Verdict? This 42mm case sized model is quite restrained for a Hublot, which is some ways is a good thing. You can always tell thieves that you are wearing a Casio Edifice and if they’re really gone on crack, they may believe you. On the downside, it’s made from pottery, and we are no fans of ceramic bracelets, because they always break, sooner or later. On a £1200 Rado, that’s perhaps no big deal, but with a Big Bang you are looking at £400-£650 to get the broken link replaced and this ain’t no Timpsons job. It’s a fragile part, and a delicate operation replacing ceramic links.
No word on UK prices, but expect about £17,000-£20,000.
Early bird buyers of the new Yema Superman GMT 3000, which features the new in-house Calibre, won’t regret spending $749 on this watch. Why? Look at the specs; sapphire crystal of course, protected winding crown, superbly finished bronze case, and available in 39mm or 41mm sizes. This is a tool watch – you can dive to 990 feet. Not that many buyers will do, but it is a selling point in the world of watch collecting, let’s be honest.
OK, now drink in that beautiful graduated tint dial, the gilt hour markers and hands. There’s a steel caseback, with a very cool logo embossed on it, plus the limited edition number. 1948 pieces in all. Unidirectional bezel and two strap choices, one being a tropic strap.
Now if you buy from Europe you have to pay 20% VAT on top of the 749 dollars early bird price. But you know what? We think this watch looks absolutely spot on, from its pointed red GMT hour hand, to the natty secturity clasp at the 3pm position. That’s £580, plus tax, for a watch that competes with some serious Swiss models that boast 1000ft/300m depth ratings.
Examples? OK, Luminox Deep Dive at £1758, Omega Seamaster pre-owned at £1990 or an Oris Sixty-Five at £1650. All beautiful watches and the Oris and Omega will always find a buyer when you wish to sell, but even so, you can buy a new Yema for about £900 less – very tempting.
The green dial Yema 2000 Calibre model is $545 plus tax. Again, great value, but we would splash out on the latest GMT3000 for the sake of an extra 200 bucks. Hey, you only live once.
Viqueria from Italy is one of our fave brands on Kickstarter right now and its down to the all new Levante project – launched today – with a range of beautiful dials. Two tone, racing green or traditional motorsport white – take your pick.
The Levante now runs using Seiko VK64 Meca-Q Chrono, a hybrid of a quartz and mechanical movement. The end result is a chronograph that functions exactly as a mechanical would, including snapping back to zero upon the reset and sweeping smoothly rather than ticking, but without the immense hassle of winding and dealing with power reserve.
Previous 2019 versions of the Levante used the Seagull auto movement by the way.
More tech info from Viqueria;
– Different subdial complications: Chronograph and Hour of the Day;
– 4 completely new color variations, including a real Meteorite dial + Panda Silver/Black, Two Tones “Braveheart” Silver/Cobalt and Racing Green;
– BGW9 SuperLume (the first Levante was supplied with C3 SuperLume);
– A thinner case (-0,3mm) and a different engraved crown;
– An astonishing scratchproof DLC (diamond-like carbon) Black Case;
– A completely new solid caseback with an engraved alloy wheel;
– Aluminium DLC Coated bezel for the Meteorite style.
– Optional steel bracelet is extra – standard watch comes with Italian leather strap.
The Levante features a 42mm steel case, is also available in a limited edition of 300 pieces with a special Meteorite dial design – which does a little bit exra. All moels feature an and an acrylic crystal. There’s an early bird discount price on the standard model at $178 which is you can get via Kickstarter of course. It’s $292 early bird price on the Meteorite model.
You want Kardashian level luxury and have about 65K burning a hole in your tax haven bank account right now? Yeah me too, Hellish isn’t it? OK then Vacheron Constantin have your prestige wristwatch needs covered. Here’s the news on the Patrimony Moon Phase, limited edition model, just launched;
The Patrimony moon phase retrograde date model is joining the Collection Excellence Platine concept. Launched in 2006, it offers collectors exceptional watches in 950 platinum limited editions. Case, crown, dial, buckle are crafted from this metal, plus the alligator leather strap is hand-stitched with platinum and silk threads.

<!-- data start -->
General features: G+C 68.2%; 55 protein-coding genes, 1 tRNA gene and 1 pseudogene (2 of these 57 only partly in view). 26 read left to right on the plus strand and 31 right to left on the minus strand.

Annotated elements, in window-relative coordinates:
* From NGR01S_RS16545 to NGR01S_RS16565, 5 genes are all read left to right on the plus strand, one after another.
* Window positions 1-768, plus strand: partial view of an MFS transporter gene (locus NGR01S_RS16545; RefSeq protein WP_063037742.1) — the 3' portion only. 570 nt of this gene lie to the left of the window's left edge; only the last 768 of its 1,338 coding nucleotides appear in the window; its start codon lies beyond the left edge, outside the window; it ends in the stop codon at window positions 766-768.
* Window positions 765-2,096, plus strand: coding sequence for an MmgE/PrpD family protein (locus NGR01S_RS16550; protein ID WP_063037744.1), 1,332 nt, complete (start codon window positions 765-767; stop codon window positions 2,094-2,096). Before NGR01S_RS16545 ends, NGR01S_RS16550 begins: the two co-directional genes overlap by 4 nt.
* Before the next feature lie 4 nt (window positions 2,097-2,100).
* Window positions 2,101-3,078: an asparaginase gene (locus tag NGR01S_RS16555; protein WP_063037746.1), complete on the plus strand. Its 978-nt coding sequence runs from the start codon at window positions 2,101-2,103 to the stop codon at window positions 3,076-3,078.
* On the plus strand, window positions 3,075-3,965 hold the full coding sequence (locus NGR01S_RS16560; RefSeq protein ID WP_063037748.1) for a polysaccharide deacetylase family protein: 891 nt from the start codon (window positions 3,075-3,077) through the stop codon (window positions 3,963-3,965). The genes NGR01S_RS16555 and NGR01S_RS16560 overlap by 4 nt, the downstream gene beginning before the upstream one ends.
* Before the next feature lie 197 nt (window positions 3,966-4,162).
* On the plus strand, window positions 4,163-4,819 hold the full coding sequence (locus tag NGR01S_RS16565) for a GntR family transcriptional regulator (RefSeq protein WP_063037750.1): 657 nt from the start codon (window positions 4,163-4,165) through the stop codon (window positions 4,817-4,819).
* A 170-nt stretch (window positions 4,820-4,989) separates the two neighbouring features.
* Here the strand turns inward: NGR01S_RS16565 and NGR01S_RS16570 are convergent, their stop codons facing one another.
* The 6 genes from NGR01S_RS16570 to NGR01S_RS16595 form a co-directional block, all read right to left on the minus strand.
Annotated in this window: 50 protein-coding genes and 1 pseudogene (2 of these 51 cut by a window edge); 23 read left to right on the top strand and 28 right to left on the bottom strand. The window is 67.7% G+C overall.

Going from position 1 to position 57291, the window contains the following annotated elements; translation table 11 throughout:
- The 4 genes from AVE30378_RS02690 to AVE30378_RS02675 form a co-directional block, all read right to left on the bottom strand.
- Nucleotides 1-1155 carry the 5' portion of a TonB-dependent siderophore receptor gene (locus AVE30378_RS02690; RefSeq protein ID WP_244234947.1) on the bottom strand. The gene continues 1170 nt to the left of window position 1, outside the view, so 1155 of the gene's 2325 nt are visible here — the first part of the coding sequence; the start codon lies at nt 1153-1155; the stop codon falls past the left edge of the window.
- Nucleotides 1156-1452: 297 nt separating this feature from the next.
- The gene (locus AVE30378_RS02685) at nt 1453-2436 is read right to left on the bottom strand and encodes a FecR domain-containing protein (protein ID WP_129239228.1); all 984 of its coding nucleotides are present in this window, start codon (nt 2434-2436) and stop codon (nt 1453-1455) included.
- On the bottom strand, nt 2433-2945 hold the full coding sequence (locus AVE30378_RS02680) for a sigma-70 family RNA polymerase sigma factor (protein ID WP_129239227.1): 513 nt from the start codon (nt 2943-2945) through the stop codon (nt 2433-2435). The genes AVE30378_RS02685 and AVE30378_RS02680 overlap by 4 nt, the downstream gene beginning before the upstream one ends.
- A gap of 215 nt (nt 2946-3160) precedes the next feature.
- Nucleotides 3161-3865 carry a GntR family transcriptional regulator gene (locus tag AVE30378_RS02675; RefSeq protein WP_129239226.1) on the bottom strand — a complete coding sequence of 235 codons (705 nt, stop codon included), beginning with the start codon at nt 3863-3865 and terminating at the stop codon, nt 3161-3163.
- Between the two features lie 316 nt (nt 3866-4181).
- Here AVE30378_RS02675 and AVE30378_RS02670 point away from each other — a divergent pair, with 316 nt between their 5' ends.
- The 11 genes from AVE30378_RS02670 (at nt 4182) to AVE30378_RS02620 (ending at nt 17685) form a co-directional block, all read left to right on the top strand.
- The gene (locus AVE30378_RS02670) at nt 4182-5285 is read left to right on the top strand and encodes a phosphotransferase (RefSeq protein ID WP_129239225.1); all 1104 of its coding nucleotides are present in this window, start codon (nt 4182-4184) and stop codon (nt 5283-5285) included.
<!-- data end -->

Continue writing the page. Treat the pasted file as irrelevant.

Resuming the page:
Entirely faithful to the spirit of the Patrimony collection, drawing inspiration from the watches created by the Maison in the 1950s, this timepiece bears has a minimalist aesthetic, with a 42.5 mm round case housing the self-winding Manufacture 2460 R31L calibre.
The moon-phase disc, which can be admired through an aperture at 6 o’clock, is also in platinum with a polished surface on the stars and a grained texture for the moon circles imitating the visible irregularities of the lunar surface. The dial is slightly convex around its circumference and punctuated by applied 18-carat white gold hour-markers, appearing at intervals around a likewise white gold “pearl” minute-track. The baton-type hands are made of the same metal, blued for the date pointer for enhanced readability.
Precision moon phase and retrograde date
The self-winding 2460 R31L calibre movement features a 40-hour power reserve. The transparent sapphire caseback provides a chance to admire this 275-part intricate movement, including the circular-grained surface of its mainplate and its openworks 22-carat gold oscillating weight, inspired by Vacheron Constantin’s Maltese cross emblem.
The moon phases are displayed through an aperture at 6 o’clock, graduated from 0 to 29½, serving to count off the number of days elapsed since the last new moon. This horological complication, known as the age of the moon, corresponds to the actual cycle of this heavenly body, which rotates around the Earth in exactly 29 days, 12 hours and 45 minutes. The precision moon phases mechanism requires a one-day correction only once every 122 years.
The second complication – a retrograde date indication by means of the central hand – occupies the upper part of the dial. To ensure user friendliness, all operations are performed via the crown: winding, date correction, moon-phase adjustment and time-setting.
It is an unusual dial design, with the calendar dates stacked in an arc at the top of the dial. The platinum case and light grey dial colour isn’t everyone’s cup of tea either. For something so fabulously expensive, (about US$67,000) and produced as a limited edition of just 50 pieces, it is perhaps a tad too laid back to make a bold statement. But then your humble scribe isn’t in the Premiership watch buyer class and many wealthy people now avoid flashy Rolex, Patek, Mille, Audemars, Hublot, Cartier and other brands as they attract professional and amateur thieves and vagabonds alike.